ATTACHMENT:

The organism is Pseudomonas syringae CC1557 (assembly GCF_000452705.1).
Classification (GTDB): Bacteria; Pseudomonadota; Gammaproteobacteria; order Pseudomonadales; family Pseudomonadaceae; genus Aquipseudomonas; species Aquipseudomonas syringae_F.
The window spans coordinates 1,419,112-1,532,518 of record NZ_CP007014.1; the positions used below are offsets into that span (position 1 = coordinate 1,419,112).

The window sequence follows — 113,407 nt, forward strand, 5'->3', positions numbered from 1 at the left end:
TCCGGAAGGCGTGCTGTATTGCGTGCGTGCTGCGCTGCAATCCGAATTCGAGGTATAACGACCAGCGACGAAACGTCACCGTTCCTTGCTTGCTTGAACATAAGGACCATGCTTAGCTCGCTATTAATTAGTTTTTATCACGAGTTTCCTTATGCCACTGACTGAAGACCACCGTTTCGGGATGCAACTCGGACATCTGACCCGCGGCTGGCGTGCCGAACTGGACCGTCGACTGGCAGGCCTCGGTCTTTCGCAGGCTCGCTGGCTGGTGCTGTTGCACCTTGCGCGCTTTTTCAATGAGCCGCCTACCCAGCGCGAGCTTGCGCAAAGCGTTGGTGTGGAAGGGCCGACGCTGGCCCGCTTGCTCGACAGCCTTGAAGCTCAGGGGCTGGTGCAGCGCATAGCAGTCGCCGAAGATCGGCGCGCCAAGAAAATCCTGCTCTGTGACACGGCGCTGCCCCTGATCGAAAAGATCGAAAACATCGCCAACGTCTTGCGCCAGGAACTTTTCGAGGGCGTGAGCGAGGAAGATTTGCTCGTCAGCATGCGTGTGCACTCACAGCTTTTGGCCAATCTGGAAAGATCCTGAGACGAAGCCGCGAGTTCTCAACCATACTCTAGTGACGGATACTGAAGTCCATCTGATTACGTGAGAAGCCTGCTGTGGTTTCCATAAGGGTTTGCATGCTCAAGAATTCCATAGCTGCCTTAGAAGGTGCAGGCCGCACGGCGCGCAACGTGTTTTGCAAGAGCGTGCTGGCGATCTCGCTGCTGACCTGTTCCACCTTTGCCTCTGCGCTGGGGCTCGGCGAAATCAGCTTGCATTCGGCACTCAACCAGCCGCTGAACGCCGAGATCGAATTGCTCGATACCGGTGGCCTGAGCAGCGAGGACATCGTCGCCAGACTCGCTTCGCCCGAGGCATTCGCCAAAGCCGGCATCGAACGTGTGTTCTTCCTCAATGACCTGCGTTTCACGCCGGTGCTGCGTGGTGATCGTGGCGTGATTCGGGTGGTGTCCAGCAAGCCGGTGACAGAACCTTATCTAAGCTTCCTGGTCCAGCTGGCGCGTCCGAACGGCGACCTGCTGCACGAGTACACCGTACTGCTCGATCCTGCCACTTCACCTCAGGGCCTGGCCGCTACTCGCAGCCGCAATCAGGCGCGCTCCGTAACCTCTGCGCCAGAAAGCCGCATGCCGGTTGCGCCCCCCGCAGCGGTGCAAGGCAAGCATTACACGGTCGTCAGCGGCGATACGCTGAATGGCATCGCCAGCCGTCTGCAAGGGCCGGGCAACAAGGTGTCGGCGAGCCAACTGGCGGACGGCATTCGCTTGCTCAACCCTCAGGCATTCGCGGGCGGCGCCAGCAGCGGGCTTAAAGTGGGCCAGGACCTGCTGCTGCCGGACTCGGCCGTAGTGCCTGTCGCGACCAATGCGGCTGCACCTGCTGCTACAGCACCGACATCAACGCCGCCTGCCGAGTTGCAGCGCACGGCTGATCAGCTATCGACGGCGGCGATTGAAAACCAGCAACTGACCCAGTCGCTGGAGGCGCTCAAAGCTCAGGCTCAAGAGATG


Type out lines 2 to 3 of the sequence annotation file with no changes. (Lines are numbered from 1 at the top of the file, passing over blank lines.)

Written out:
Classification (GTDB): Bacteria; Pseudomonadota; Gammaproteobacteria; order Pseudomonadales; family Pseudomonadaceae; genus Aquipseudomonas; species Aquipseudomonas syringae_F.
The window spans coordinates 1,419,112-1,532,518 of record NZ_CP007014.1; the positions used below are offsets into that span (position 1 = coordinate 1,419,112).